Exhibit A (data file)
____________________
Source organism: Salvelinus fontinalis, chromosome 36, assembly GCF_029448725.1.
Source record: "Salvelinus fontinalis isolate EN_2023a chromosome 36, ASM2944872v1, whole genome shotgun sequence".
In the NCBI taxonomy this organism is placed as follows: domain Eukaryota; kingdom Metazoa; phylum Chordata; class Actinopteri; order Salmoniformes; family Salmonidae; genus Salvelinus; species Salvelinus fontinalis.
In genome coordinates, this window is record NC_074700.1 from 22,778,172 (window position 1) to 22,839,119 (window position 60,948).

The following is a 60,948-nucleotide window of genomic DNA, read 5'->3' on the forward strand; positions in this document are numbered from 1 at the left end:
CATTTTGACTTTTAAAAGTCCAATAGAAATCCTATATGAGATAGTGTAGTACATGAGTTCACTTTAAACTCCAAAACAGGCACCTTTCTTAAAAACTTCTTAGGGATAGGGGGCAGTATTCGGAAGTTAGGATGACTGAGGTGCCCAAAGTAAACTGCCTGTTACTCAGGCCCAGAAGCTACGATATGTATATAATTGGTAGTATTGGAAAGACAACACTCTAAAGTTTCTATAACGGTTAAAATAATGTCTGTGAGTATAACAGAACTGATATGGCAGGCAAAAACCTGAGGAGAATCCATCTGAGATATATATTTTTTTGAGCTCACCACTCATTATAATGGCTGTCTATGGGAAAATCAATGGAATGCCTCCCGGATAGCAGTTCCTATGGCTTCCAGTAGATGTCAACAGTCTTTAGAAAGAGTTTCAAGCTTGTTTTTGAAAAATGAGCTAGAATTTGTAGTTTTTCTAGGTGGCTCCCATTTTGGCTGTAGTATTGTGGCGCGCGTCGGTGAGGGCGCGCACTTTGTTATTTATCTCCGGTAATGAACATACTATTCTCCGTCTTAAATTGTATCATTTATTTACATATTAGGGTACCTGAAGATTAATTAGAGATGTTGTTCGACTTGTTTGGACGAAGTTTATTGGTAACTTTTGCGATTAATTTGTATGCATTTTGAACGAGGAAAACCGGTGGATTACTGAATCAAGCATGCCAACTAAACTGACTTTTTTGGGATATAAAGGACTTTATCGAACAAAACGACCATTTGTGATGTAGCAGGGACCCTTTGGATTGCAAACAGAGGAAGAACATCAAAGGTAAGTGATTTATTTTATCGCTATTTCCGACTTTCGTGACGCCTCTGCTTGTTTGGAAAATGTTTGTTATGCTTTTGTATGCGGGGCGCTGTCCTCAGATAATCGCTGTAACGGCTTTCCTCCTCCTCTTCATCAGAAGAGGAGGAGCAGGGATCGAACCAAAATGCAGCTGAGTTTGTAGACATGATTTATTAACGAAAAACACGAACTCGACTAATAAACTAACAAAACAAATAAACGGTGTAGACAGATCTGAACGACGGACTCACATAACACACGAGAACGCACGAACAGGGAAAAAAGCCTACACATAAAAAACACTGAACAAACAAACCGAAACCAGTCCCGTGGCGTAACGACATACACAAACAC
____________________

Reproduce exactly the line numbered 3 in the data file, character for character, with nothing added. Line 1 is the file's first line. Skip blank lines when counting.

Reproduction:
In the NCBI taxonomy this organism is placed as follows: domain Eukaryota; kingdom Metazoa; phylum Chordata; class Actinopteri; order Salmoniformes; family Salmonidae; genus Salvelinus; species Salvelinus fontinalis.